MATE has a similar downdrop menu as KDE Plasma and offers a similar experience to KDE Plasma / Linux Mint in terms of workflows making it friendly for Windows users.

Things to like about MATE

  • Works well on older computers – runs on a Raspberry Pi!
  • GNOME2 feel – nice asthetics and for those who prefer a traditional desktop metaphor
  • Lists a growing number of distrubtions now shipping a MATE flavor
  • Those who like post Windows 7 days will feel at home with MATE
  • GNOME3 isn’t suited for everyone, so there’s MATE or Cinnamon
  • Stable and well maintained for those running on robust underpinnings


It includes the Qt-based Deepin Desktop Environment, which is compatible with many other distributions. Although it is available in the repository of the majority of well-known Linux distributions as an alternate desktop environment, the user base is primarily Chinese.

Deepin is simple to install and can fulfil your job requirements without the need for further system setup or application installations. Deepin can be set up however you choose, but it is not required because the best options have already been selected to fulfil the needs of the majority of users.

Things to like about Deepin

  • Beautiful and functional desktop environment – MAC users will love the look and feel
  • Friendly user interface that isn’t cluttered
  • Built for the Chinese market


LXQt running on Lubuntu

Last, but not least, LXQt is a lightweight desktop environment that is free and open source. It was created by combining the LXDE and Razor-QT projects. LXQt, like its GTK predecessor LXDE, does not deploy or develop its own window manager; instead, it allows the user to choose whatever window manager to use.

LXQt is the default desktop environment for the Lubuntu distribution. It is super lightweight and will run on embedded and outdated hardware happily.

Things to like about LXQt

  • Super fast and super lean – but don’t be fooled! LXQt looks great and supports a broad range of applications
  • Plain, but simple – no bloat for old computers with not much grunt
  • Works on SBC with experiment Rasperry Pi Support
  • Full Qt5 support
  • Plenty of translated languages
  • A traditional UI will ensure easy usability


Xfce running on Xubuntu

Xfce, often known as XFCE, is a free and open-source desktop environment for Linux and other Unix-like operating systems.

Xfce strives to be fast and lightweight while remaining aesthetically appealing and simple to use. The classic Unix principle of modularity and reusability is embodied in Xfce. It is made up of various packed elements that, when combined, provide complete desktop environment features but may be selected in subsets to fit user needs and preferences. Xfce also prioritises conformance to standards, notably those established by freedesktop.org.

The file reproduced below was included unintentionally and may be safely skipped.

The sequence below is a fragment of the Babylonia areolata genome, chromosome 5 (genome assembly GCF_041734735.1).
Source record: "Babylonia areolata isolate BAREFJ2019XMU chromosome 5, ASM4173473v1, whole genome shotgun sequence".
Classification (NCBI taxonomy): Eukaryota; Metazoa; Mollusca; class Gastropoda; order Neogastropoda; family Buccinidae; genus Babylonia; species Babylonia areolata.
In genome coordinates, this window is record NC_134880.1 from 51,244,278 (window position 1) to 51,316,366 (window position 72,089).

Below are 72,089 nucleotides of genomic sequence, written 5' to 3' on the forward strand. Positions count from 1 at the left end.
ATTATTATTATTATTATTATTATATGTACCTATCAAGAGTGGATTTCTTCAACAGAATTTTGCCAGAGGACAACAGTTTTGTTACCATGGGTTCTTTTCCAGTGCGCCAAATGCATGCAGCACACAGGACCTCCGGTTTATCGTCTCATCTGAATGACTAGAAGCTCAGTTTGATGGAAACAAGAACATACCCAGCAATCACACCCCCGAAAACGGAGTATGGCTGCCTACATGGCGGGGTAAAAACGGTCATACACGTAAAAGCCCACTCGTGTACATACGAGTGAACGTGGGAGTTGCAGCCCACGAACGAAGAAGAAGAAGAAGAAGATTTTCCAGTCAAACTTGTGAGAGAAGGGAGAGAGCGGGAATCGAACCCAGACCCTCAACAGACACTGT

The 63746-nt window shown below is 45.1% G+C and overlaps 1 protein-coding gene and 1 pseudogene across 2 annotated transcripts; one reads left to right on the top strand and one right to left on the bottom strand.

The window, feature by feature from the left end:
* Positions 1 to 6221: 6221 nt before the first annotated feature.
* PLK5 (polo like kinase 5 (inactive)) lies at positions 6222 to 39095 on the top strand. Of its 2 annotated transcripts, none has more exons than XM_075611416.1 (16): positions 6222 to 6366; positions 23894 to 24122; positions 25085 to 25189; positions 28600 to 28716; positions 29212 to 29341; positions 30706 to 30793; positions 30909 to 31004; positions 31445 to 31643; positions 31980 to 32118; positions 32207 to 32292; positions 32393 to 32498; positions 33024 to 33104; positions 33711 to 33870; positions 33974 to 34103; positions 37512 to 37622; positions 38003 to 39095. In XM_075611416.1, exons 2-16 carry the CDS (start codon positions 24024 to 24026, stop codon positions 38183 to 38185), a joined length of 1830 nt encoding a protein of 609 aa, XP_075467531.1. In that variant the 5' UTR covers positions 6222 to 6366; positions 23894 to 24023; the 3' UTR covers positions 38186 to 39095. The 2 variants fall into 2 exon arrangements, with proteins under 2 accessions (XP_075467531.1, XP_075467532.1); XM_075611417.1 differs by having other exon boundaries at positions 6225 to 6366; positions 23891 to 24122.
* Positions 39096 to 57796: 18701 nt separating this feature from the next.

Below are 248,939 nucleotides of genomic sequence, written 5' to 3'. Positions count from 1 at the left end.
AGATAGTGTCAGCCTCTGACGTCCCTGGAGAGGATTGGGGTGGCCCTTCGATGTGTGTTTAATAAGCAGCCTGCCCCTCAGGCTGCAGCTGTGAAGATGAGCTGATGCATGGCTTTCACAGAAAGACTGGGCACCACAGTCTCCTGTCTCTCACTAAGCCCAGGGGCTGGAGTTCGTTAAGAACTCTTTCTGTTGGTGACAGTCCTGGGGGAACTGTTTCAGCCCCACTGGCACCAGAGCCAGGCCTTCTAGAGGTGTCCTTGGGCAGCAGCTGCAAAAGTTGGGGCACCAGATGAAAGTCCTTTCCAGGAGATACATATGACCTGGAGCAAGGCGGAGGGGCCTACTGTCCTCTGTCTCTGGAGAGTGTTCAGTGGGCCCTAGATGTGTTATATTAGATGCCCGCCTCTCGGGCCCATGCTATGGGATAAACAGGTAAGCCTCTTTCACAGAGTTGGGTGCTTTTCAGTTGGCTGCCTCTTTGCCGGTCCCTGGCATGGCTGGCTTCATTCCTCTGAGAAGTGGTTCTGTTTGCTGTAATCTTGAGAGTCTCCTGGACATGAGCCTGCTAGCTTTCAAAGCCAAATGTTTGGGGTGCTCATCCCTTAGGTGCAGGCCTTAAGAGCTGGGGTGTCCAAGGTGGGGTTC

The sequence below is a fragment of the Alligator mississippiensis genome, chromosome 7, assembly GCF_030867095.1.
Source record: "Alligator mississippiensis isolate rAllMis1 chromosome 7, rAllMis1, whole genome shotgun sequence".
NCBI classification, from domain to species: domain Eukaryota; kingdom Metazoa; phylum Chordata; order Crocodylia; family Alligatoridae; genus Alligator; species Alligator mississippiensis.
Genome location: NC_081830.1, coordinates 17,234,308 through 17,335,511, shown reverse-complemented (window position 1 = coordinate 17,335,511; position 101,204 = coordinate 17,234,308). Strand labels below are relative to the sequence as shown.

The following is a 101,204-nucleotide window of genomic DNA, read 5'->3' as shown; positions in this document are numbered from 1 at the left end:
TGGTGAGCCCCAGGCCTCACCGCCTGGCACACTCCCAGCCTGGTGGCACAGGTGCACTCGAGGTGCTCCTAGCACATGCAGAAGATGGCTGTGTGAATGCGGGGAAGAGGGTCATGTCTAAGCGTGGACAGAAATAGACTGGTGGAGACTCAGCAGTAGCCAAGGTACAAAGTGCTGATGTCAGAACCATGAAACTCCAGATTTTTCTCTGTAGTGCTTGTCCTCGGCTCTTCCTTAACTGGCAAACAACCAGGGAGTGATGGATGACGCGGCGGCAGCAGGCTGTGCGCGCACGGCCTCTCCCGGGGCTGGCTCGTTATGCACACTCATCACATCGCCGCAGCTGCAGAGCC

Xfce, like GNOME, is based on the GTK toolkit, although it is not a derivative of GNOME. It makes use of the Xfwm window manager. Its configuration is entirely mouse-driven, with the configuration files hidden from the casual user.

Many Linux distributions use Xfce because it runs well on a wide range of hardware. However, not only can Xfce run on a low-powered system, but it can also happily run-on single board computers like the Raspberry Pi, very happily.

Things to like about Xfce

  • Based on the GTK Toolkitg
  • Like LXQt, runs very happily on low powered computers with minimal CPU and Memory
  • Simplicity is at it’s heart. No frills, not cluttered, basic desktop and navigation
  • Super stable with a consistent release cycle (minor)
  • Surprisingly customisable – swap icons, change fonts, multiple panelling
  • Just enough settings to get the job done

My personal choice is KDE Plasma

It’s an easy transition from Windows, full stop. There’s not much in common between Plasma and Windows that doesn’t have a steep learning curve. Taskbars, window management, file managers, and settings all made sense coming from Windows.

I’ll point out that KDE doesn’t require customization out of the box if you don’t want to—though, unlike GNOME3-based systems, you have the option to go to town if you want.You can even make Plasma look like MacOS, complete with dock, if you really want to; it’s that changeable.

I personally felt that with a few tweaks, which I’ll cover in a separate post, I was quickly working away with the built-in applications (Kate, Okular, Kdenlive, and others), similar key mappings, and shortcuts to Windows, and Dolphin is a very feature-rich file manager that provides me with the features I have in a similar context to Windows, and Dolphin is a very feature-rich file manager that provides me with the features I have in a similar context to Windows.

Having said that, it’s not all peaches and cream. I do suffer from application crashes that happen in the background, but I wouldn’t know they’ve crashed if KDE didn’t notify me of such things, so there’s that.

Additionally, KDE Connect is a nice little addition that lets me control my Kubuntu instance from my mobile device and other paired devices—super nice.

Summary of Desktop Environments

So, there you have it. If you’re new to Linux and are looking for a reliable, well-maintained distribution, then I suggest starting with Cinnamon, KDE Plasma, or GNOME. The following is a list of desktop environments and the popular* distributions on which they are available. I dare say if you’re coming from a MAC, then a GNOME-based distro will be your best bet; if you’re a Windows user, then you’ll probably feel more at home with a Cinnamon- or KDE-based distro.

Pop over to DistroWatch for an extended list! Happy trails.

Desktop EnvironmentDistribution Availability
(my picks are bolded)
Linux Mint
Garuda Linux
Arch Linux
KDE PlasmaMX Linux
Garuda Linux
KDE Neon
Tuxedo OS
Ubuntu Studio
Arch Linux
Garuda Linux
Zorin OS
Kali Linux
Gentoo Linux
Linux Mint
Majaro Linux
Garuda Linux
Gentoo Linux
Arch Linux
Ubuntu MATE
Linux Mint
Majaro Linux
Garuda Linux
Endeavour OS
Linux Mint
Manjaro Linux
Garuda Linux
Zorin OS
Kali Linux